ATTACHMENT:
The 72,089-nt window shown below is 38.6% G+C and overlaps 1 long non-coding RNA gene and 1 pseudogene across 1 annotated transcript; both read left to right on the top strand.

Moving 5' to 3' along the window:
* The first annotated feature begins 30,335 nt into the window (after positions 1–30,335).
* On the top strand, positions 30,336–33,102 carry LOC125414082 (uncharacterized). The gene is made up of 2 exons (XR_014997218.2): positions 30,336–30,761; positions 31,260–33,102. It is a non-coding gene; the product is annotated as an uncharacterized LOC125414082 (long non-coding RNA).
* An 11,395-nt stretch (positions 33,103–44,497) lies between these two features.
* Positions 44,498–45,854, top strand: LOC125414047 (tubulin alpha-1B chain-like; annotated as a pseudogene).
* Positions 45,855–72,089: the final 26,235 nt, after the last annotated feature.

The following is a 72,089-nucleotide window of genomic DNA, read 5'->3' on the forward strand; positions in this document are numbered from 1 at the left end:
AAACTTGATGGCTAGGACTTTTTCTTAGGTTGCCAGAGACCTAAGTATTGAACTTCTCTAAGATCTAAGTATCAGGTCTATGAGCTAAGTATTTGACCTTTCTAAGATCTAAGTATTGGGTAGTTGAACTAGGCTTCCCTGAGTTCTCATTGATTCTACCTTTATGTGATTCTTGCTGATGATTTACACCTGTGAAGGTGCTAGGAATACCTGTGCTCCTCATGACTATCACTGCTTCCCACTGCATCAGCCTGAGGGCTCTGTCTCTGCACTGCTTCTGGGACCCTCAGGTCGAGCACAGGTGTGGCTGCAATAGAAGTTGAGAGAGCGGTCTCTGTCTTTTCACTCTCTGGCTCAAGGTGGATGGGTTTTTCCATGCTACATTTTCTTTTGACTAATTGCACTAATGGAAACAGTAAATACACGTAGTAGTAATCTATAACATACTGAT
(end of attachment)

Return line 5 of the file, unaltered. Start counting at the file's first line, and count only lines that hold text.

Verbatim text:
* An 11,395-nt stretch (positions 33,103–44,497) lies between these two features.